Similarly, in a system experiencing relatively slow flow, such as a paper mill, if a biocide is added at the beginning of the system, its biocidal effect may be completely dissipated before it has reached all of the points at which this effect is desired or required. As a consequence, the biocide must be added at a plurality of points, and even then a graduated biocidal effect will be experienced between one point of addition to the system and the next point downstream at which the biocides may be added. In addition to the increased cost of utilizing and maintaining plural feed points, gross ineconomies in respect to the cost of the biocide are experienced. Specifically, at each point of addition, an excess of the biocide is added to the system in order to compensate for that portion of the biocide which will be expended in reacting with other constituents present in the system or experience physical changes which impair its biocidal activity.
It is now known that the mixture of 75% 5-chloro-2-methyl-4-isothiazolin-3-one and 25% 2-methyl-4-isothiazolin-3-one which is sold under the tradename of Kathon-886 By Rohm and Haas may be blended with certain sulfones to produce a synergistic biocide. This is the subject matter of U.S. Pat. No. 3,929,561.
It is also known that Kathon-886 may be synergistically combined with either chlorine or chlorine dioxide to provide an improved microbiocide for treating aqueous systems of the type described above. This is described in U.S. Pat. No. 4,295,932.
Kathon-886 is effective at low dosages, e.g. a few parts per million, for treating industrial systems contaminated with a wide variety of microorganisms. These microorganisms include bacteria, molds, fungi, yeast and algae. In many cases, however, in order to achieve good control of microbiological growth in industrial cooling systems, Kathon-886 must be used at high dosages, e.g. in excess of 10 ppm. When such badly contaminated systems are treated with Kathon-886, it is relatively impossible to reduce the total count to a low level. Due to the high cost of Kathon-886, it is, therefore, not practical to use this material for controlling aqueous industrial systems which are heavily contaminated by microorganisms. Such systems containing heavy microorganism contamination are the type of system which benefit most from the practice of the instant invention.
These heavily contaminated systems are often further characterized as containing large amounts of deposits which are composed of dead microorganism masses. In severe cases they can often have the appearance of bearded slimes.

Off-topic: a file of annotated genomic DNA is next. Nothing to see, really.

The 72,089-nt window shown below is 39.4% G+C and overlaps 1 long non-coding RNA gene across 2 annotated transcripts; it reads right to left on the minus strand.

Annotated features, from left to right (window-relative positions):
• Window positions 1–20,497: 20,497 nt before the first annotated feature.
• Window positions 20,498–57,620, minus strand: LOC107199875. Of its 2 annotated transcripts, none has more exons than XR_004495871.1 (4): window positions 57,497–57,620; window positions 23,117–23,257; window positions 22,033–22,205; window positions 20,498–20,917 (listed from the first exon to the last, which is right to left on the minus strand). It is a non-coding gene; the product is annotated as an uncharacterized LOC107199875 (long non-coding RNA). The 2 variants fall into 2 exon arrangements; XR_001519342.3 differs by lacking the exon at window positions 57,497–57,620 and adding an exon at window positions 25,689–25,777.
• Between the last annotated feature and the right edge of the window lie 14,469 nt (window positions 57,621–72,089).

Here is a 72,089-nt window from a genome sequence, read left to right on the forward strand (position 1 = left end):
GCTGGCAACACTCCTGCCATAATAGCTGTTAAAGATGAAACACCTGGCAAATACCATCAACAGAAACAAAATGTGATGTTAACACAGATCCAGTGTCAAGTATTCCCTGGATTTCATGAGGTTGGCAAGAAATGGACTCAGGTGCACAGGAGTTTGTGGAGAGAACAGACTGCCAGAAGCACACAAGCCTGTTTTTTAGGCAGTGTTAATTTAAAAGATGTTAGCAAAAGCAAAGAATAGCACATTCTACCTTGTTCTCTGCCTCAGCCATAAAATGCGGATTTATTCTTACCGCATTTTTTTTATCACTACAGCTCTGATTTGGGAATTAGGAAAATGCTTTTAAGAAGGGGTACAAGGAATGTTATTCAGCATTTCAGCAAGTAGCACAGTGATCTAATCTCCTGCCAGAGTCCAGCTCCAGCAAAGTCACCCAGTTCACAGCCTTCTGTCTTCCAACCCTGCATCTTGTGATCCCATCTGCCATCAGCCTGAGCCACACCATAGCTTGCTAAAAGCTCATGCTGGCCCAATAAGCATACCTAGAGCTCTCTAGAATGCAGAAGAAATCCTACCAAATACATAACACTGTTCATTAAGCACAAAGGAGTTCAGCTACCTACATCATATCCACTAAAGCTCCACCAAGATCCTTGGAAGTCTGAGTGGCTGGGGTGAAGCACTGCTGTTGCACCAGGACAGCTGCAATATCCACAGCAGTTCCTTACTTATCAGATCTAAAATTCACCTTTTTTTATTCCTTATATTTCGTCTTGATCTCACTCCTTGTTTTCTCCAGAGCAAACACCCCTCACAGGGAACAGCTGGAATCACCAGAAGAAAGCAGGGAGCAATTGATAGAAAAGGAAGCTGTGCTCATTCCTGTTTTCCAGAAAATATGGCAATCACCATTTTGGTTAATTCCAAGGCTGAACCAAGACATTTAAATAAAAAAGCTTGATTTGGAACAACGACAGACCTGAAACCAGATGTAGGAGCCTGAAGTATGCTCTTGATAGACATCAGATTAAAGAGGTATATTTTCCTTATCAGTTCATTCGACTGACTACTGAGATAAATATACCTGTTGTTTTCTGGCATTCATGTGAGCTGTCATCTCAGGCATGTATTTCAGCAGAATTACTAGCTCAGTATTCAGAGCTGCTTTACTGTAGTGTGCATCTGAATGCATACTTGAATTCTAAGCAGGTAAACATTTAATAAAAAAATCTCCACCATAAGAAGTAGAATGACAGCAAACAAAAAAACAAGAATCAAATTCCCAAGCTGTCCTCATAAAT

The invention comprises a synergistic biocidal composition useful in treating industrial process waters to prevent and control the growth of microorganisms, which composition comprises:
A. from 5-95% by weight of 75% 5-chloro-2-methyl-4-isothiazolin-3-one and 25% 2-methyl-4-isothiazolin-3-one; and
B. from 95-5% by weight of 2-(thiocyanomethylthio)-benzothiazole.
This combination is effective at low dosages, e.g. 1-10 ppm.
The synergism of these two components is demonstrated by adding 2-(thiocyanomethylthio)-benzothiazole (commercially known as TCMTB) and a mixture of 5-chloro-2-methyl-4-isothiazolin-3-one and 2-methyl-4-isothiazolin-3-one (commercially known as Kathon) in varying ratios over a range of concentrations to liquid nutrient medium. In this study of the control of bacterial growth, the nutrient medium was tryptone glucose extract agar. The concentrations of the above toxicants were added to aliquots of medium at a temperature of 50° C. Once treated, the medium was poured into sterile Petri dishes and allowed to solidify. Each test plate was inoculated with a bacterial suspension containing 0.1 ml of a nutrient broth culture of Pseudomonas aeruginosa. After an incubation at 37° C. for over forty-eight hours, the lowest concentration of each toxicant or of each ratio of the combined toxicants that prevented growth on the agar was taken as the end point.
The end points of each of the ratios tested were then compared with end points of the concentrations of the pure toxicants. Synergism was determined according to the industrially-accepted method described by S. C. Kull, P. C. Eisman, H. D. Sylwestrowicz, and R. L. Mayer in Applied Microbiology, Vol. 9, pages 538-541 (1936), which is herein included as reference.
As regards the Kull, et al. document, the data here presented can be described as follows:
QA =the ppm of actives of TCMTB alone which produced an end point
Qa =the ppm of actives of TCMTB, in combination, which produced an endpoint
QB =the ppm of actives of Kathon alone which produced an endpoint
Qb =the ppm of actives of Kathon, in combination, which produced an endpoint ##EQU1##
TABLE I______________________________________SYNERGISM STUDY FOR COMBINATIONBIOCIDES AGAINST BACTERIA______________________________________Growth: +No Growth: -Control Culture: 3.00 × 107 organisms per mlRatioTCMTB/ Concentrations (ppm)KATHON: 0.3 0.6 1.0 1.5 3.0 5.0 7.5 10 20 30 40 50______________________________________ 100/0 + + + + + + + + - - - - 0/100 + + + + - - - - - - - - 90/10 + + + + + + + - - - - - 10/90 + + + - - - - - - - - - 75/25 + + + + + - - - - - - - 25/75 + + + - - - - - - - - - 50/50 + + + + - - - - - - - -______________________________________ TCMTB/KATHONRatio Rating______________________________________90/10 0.783 <1 Synergy10/90 0.458 <1 Synergy75/25 0.604 <1 Synergy25/75 0.394 <1 Synergy50/50 0.575 <1 Synergy______________________________________ QA = 20 ppm active TCMTB QB = 3 ppm active KATHON A. 90/10 Qa = 10 ppm × .90 = 9 Qb = 10 ppm × .10 = 1 ##STR1## B. 10/90 Qa = 1.5 ppm × .10 = 0.15 Qb = 1.5 ppm × .90 = 1.35 ##STR2## C. 75/25 Qa -- 5 ppm × 0.75 = 3.75 Qb = 5 ppm × 0.25 = 1.25 ##STR3## D. 25/75 Qa = 1.5 ppm × 0.25 = .375 Qb = 1.5 ppm × 0.75 = 1.125 ##STR4## E. 50/50 Qa = 3 ppm × 0.50 = 1.5 Qb = 3 ppm × 0.50 = 1.5 ##STR5##______________________________________